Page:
(a) providing a variety of housing for all levels of income through regulating land use;

(b) guiding proper distribution of population by regulating density with consideration to the availability and convenience of shopping facilities, public services and employment localities;

(c) aiding the promotion of educational facilities;

(d) providing proper fire and police protection as needed;

(e) providing sanitary sewage systems as needed;

(f) providing the availability of water, gas, electric and telephone service as needed.

We are unable to say that the enacted zoning ordinance is not rationally related to a legitimate public

[ 51 Pa. Commw. Page 353]

    end, i.e., the protection of the community's health and safety by reasonably restricting the township's physical growth pattern. Interestingly, had Blue Ridge proceeded promptly with its construction plans, it would have been protected from the mandate of the challenged ordinance for three years following the approval of its application. Cf. Appeal of Central Penn National Bank, 47 Pa. Commonwealth Ct. 334, 408 A.2d 550 (1979).

We are equally unpersuaded by Blue Ridge's argument that the ordinance is unconstitutional on the ground that it is contrary to the comprehensive plan of the township and the recommendations of the township's and county's planning and zoning commission. We have held in Fox Chapel Borough Appeal, supra, that a comprehensive plan does not have the legal effect of a zoning ordinance -- the former is merely recommendatory while the latter is regulatory. Likewise, we have also said that a planning commission is no more than an advisory body whose recommendations have no binding effect on the governing body. Todrin v. Board of Supervisors of Charlestown Township, 27 Pa. Commonwealth Ct. 583, 367 A.2d 332 (1976).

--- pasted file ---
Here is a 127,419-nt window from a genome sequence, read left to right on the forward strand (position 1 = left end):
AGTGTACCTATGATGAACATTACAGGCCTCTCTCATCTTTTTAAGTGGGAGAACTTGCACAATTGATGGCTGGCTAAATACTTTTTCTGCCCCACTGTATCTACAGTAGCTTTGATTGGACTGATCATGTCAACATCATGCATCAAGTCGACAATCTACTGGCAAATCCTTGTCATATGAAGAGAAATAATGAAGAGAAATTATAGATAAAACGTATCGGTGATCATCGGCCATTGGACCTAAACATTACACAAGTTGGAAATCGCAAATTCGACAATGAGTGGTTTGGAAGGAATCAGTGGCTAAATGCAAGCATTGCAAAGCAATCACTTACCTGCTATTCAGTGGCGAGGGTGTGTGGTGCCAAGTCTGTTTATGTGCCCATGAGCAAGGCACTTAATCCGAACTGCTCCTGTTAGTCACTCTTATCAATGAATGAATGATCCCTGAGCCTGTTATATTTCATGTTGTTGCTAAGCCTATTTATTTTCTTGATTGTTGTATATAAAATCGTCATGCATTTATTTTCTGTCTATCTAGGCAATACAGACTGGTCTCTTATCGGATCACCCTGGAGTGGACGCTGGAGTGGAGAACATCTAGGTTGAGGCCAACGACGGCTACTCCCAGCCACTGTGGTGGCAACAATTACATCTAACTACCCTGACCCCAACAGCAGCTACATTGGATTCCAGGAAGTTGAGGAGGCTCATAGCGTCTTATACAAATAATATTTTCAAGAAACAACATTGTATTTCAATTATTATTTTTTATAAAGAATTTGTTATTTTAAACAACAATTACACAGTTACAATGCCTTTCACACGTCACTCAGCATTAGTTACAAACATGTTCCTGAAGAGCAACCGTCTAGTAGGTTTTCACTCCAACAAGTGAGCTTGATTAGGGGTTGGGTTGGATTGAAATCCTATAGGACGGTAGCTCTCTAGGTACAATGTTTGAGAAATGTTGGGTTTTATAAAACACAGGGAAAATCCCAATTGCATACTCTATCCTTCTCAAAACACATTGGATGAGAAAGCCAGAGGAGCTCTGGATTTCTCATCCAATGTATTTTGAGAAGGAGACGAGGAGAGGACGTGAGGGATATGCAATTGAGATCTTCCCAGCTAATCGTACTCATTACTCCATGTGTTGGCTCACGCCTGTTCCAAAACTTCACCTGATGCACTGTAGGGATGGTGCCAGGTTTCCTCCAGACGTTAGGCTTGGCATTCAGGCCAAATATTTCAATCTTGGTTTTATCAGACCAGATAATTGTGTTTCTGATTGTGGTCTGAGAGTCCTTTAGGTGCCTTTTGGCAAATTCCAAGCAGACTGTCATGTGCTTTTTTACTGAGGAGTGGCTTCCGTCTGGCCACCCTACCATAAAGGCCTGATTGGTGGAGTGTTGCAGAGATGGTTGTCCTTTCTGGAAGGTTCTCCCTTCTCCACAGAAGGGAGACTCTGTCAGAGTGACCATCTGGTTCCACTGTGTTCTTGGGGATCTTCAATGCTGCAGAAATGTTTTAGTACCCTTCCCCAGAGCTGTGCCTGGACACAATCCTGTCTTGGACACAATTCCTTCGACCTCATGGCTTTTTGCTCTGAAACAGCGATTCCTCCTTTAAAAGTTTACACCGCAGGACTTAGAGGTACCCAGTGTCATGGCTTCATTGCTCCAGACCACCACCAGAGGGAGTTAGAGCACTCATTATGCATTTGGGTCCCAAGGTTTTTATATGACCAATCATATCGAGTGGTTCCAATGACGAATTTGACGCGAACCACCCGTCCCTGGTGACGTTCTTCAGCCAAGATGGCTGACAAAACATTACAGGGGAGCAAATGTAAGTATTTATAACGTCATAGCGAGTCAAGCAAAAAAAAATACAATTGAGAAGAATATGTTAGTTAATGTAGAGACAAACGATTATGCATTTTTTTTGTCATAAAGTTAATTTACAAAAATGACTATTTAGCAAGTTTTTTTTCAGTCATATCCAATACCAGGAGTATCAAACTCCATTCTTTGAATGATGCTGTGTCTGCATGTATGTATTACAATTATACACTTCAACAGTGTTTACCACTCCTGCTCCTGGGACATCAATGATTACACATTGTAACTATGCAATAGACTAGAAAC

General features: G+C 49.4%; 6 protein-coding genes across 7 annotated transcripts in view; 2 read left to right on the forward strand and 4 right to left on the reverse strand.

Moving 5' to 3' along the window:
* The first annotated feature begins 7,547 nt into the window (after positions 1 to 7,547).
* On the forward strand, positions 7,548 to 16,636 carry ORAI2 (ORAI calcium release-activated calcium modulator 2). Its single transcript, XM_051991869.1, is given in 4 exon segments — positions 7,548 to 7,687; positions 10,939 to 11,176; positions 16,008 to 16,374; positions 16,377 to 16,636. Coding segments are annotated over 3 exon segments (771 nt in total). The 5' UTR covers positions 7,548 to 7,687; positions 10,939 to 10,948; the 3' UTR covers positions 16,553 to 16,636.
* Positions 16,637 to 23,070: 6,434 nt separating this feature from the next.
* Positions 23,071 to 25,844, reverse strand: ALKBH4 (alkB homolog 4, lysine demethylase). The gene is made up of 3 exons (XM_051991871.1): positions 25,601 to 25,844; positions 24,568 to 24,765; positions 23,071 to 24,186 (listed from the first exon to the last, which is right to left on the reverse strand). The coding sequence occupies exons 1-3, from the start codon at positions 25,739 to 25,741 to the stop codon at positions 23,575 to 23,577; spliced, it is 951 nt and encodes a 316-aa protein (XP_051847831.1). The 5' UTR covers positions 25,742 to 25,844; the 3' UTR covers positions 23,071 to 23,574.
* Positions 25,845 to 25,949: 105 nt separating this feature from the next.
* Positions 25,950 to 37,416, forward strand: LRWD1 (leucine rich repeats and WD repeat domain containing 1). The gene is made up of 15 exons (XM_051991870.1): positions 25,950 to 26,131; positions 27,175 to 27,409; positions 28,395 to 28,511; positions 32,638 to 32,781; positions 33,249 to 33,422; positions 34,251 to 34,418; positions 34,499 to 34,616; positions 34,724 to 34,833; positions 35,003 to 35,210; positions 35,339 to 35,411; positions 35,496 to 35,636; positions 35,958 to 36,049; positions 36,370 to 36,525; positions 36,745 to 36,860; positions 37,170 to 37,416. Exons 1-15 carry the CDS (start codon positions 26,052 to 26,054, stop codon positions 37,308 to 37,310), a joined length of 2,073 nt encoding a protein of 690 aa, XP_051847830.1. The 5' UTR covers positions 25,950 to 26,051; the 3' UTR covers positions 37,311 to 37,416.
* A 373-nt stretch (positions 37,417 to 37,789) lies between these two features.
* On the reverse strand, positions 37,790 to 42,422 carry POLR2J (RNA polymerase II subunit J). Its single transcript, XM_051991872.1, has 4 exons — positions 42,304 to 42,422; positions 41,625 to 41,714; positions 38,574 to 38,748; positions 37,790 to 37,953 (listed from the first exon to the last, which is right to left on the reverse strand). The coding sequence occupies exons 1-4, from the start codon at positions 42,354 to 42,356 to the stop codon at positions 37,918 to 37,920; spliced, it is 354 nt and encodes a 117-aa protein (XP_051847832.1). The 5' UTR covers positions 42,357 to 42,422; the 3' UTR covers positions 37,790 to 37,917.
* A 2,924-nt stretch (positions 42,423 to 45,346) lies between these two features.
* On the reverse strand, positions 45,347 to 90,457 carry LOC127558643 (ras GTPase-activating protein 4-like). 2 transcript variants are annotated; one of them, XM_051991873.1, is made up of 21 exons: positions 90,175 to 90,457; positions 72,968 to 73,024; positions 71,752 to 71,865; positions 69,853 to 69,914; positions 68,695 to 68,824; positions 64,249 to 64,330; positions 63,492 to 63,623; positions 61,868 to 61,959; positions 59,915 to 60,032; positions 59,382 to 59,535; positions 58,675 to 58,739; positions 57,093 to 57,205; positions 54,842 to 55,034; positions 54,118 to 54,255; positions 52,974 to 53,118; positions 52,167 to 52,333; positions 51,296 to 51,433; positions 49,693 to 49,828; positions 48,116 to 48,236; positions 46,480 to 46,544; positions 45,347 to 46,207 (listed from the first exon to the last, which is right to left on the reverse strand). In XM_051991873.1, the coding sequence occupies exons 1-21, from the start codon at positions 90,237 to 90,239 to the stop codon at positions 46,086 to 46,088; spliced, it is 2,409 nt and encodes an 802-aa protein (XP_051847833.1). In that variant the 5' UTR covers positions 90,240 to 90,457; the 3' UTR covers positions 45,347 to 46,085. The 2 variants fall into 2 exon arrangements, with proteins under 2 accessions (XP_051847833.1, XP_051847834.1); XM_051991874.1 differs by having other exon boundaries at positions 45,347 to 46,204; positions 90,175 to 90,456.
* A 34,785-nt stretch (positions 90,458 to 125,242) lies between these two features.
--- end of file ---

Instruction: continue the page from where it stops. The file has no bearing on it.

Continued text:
Finally, Blue Ridge contends that its property has been discriminatorily singled out by the township and hence should be struck down as an unconstitutional exercise of spot zoning. Spot zoning occurs when one lot or a small area is given different treatment from that of a similar surrounding land indistinguishable in character, resulting in economic detriment to the lot owner. Porter Appeal, 28 Pa. Commonwealth Ct. 415, 368 A.2d 828 (1977). Initially, we must determine whether or not the rezoned tract is being treated differently from similar surrounding land and, if so, whether the treatment is justifiable. Our careful review of the record discloses that the tract is surrounded by land zoned R-1 on the north, west and

[ 51 Pa. Commw. Page 354]

    south except for a small area of land to the east zoned R-2 and land lying immediately to the north which, while zoned R-2, has developed in accordance with R-1 regulations.

Accordingly, we disagree with Blue Ridge that the rezoned tract has been singled out and treated differently from its immediate surroundings.

The township's ordinance is a reasonable exercise of the township's power to regulate land use and is in furtherance of its legitimate concern for the public health and welfare.

We therefore issue the following


And Now, this 14th day of May, 1980, the order of the Court of Common Pleas of Dauphin County dated June 1, 1979, is hereby affirmed.